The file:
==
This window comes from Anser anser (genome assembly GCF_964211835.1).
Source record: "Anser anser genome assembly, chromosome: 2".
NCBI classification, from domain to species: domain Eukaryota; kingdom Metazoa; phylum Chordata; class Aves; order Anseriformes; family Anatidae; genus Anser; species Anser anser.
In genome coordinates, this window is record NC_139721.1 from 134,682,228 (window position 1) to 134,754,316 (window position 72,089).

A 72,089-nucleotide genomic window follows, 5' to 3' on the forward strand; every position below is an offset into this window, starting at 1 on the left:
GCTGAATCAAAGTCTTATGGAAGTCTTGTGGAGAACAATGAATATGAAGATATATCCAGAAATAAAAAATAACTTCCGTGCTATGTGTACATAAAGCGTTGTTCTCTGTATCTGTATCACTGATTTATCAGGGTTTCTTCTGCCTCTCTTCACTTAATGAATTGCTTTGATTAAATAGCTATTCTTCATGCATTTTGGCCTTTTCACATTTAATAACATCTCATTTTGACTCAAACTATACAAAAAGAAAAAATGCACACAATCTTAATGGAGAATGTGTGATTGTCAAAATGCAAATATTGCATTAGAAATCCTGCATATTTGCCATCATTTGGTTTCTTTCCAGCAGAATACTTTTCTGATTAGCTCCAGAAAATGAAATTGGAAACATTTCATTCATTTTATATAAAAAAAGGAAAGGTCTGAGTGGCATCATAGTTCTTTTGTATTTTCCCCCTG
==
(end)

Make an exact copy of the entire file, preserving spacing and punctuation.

This window comes from Anser anser (genome assembly GCF_964211835.1).
Source record: "Anser anser genome assembly, chromosome: 2".
NCBI classification, from domain to species: domain Eukaryota; kingdom Metazoa; phylum Chordata; class Aves; order Anseriformes; family Anatidae; genus Anser; species Anser anser.
In genome coordinates, this window is record NC_139721.1 from 134,682,228 (window position 1) to 134,754,316 (window position 72,089).

A 72,089-nucleotide genomic window follows, 5' to 3' on the forward strand; every position below is an offset into this window, starting at 1 on the left:
GCTGAATCAAAGTCTTATGGAAGTCTTGTGGAGAACAATGAATATGAAGATATATCCAGAAATAAAAAATAACTTCCGTGCTATGTGTACATAAAGCGTTGTTCTCTGTATCTGTATCACTGATTTATCAGGGTTTCTTCTGCCTCTCTTCACTTAATGAATTGCTTTGATTAAATAGCTATTCTTCATGCATTTTGGCCTTTTCACATTTAATAACATCTCATTTTGACTCAAACTATACAAAAAGAAAAAATGCACACAATCTTAATGGAGAATGTGTGATTGTCAAAATGCAAATATTGCATTAGAAATCCTGCATATTTGCCATCATTTGGTTTCTTTCCAGCAGAATACTTTTCTGATTAGCTCCAGAAAATGAAATTGGAAACATTTCATTCATTTTATATAAAAAAAGGAAAGGTCTGAGTGGCATCATAGTTCTTTTGTATTTTCCCCCTG